American’s facing rising inflation have become nostalgic for prices from just two years ago when the cost of basic groceries were almost half their price.
In the past, people may have cynically recalled how the cost of everyday items had risen over decades, but now people see prices escalating right before their eyes, according to a report in the Wall Street Journal.
Avocados cost an average of $1 each in early 2021 but had risen to $2.50 just one year later.
‘There is an element of whiplash,’ a 41-year-old marketing consultant told the paper, regarding the price of avocados. ‘Was that a bygone era from my youth, or was it just last year?’
According to finance professors, however, on top of inflation is psychology. On average, people exaggerate the extent of inflation and remember prices being lower than they actually were.
Recent inflation has caused some to become nostalgic about prices just two years ago – the cost of groceries has risen considerably, and faster than wages
Avocados cost an average of $1 each in early 2021, but had risen to $2.50 just one year later
Nonetheless, people are correct in sensing that the cost of living is rising and the cost of food products for the home is outgrowing wages.
Over the last two years, since February 2021, prices of food products such as cereals, meats, dairy and fruit have risen by an average of around 19 percent, according to the US Bureau of Labor Statistics.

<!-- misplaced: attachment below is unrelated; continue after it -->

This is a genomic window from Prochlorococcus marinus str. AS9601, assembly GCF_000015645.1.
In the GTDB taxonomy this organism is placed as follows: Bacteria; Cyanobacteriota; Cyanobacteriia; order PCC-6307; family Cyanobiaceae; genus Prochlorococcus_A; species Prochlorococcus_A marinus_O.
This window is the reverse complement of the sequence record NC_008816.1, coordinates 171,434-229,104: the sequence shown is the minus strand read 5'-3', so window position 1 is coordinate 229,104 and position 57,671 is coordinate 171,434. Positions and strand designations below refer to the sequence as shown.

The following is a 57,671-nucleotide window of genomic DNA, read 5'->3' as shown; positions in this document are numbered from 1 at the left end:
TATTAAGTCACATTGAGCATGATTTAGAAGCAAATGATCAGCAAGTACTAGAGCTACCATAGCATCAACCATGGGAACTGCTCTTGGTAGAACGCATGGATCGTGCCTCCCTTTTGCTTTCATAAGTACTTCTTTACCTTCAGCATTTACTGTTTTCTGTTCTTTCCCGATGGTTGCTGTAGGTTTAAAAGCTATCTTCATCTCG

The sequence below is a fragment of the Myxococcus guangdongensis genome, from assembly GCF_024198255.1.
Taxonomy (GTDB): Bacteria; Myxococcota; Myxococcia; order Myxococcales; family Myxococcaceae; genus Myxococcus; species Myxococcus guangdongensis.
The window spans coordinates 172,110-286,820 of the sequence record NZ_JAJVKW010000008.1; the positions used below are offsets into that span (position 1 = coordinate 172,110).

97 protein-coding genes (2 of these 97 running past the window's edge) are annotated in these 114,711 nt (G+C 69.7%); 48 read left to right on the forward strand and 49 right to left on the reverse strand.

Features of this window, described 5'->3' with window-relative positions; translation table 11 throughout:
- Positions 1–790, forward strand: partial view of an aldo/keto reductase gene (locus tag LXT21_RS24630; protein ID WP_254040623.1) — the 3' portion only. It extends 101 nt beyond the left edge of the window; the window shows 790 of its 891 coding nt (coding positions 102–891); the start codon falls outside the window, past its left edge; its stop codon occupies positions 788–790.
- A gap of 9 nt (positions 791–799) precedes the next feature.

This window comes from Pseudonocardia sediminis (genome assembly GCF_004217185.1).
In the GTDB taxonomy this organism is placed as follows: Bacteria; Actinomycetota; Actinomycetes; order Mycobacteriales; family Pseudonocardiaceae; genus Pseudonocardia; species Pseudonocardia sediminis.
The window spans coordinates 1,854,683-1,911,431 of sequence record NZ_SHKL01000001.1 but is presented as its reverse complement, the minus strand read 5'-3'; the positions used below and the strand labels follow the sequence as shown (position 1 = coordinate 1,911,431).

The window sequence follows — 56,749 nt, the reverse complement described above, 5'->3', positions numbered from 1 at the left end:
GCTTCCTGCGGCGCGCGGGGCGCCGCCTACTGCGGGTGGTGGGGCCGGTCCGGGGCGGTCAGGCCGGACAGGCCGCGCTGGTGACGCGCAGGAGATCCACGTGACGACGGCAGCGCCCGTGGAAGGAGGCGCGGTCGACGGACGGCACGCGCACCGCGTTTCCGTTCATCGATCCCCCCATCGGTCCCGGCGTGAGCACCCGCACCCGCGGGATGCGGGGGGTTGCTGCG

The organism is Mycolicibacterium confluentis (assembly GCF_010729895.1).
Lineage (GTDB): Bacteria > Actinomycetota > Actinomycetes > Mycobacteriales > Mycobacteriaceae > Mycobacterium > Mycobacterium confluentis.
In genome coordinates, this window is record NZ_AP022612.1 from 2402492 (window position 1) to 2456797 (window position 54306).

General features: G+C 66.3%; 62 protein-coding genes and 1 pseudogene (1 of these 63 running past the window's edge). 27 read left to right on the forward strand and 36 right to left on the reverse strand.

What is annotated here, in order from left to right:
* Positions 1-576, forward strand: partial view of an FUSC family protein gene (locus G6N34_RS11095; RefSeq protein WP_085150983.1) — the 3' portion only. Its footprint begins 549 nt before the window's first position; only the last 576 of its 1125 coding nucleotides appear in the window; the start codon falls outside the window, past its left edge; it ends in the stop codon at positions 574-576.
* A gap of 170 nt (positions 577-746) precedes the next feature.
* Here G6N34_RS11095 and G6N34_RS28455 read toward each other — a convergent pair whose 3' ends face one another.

The price of eggs rose so much over the past year that Americans even began smuggling them across the US-Mexico border.
Wages, on the other hand, have risen by around 11 percent over the same period, according to the Federal Reserve Bank of Atlanta Wage Growth Tracker.
Although that change to hourly and annual salaries is a historically large increase, households have experienced reduced disposable income.
While federal stimulus packages increased the amount of cash in ordinary American households, the buying power of all that money was reduced by inflation.
A 51-year-old public-relations consultant in New York told the Journal that she had nostalgia for just last summer, when untoasted bagels at her local deli cost $1.60 instead of $1.95, and a can of soda was $1 instead of $1.25.
The nostalgia, however, is about more than price for her.
‘It’s emotional and it signifies something else, like, “Oh, my God, if this basic thing has gone up 50 percent, my whole life is going to unravel”,’ she told the Journal.
The nostalgia for lower prices is about more than price for many consumers, it can also be an indication of how the rest of their lives are going. ‘It’s emotional and it signifies something else, like, “Oh, my God, if this basic thing has gone up 50 percent, my whole life is going to unravel”,’ one woman told the Journal
Eggs cost $4.21 a dozen last month, up from $1.60 in February 2021, according to the Bureau of Labor Statistics
‘It’s not just about the nostalgia around price – it’s nostalgia around your life, and where you were and what your hopes and dreams were,’ she added.
Eggs cost $4.21 a dozen last month, up from $1.60 in February 2021, and a pound of chocolate-chip cookies was $5.18, up from $3.80, according to averages from the Bureau of Labor Statistics.
These drastic, significant price hikes are likely to etch themselves into people’s memories, Jason Dana, a professor at the Yale School of Management, told the Journal.
‘People are particularly sensitive and attentive to when prices increase, and don’t think about rising wages as vividly,’ he said.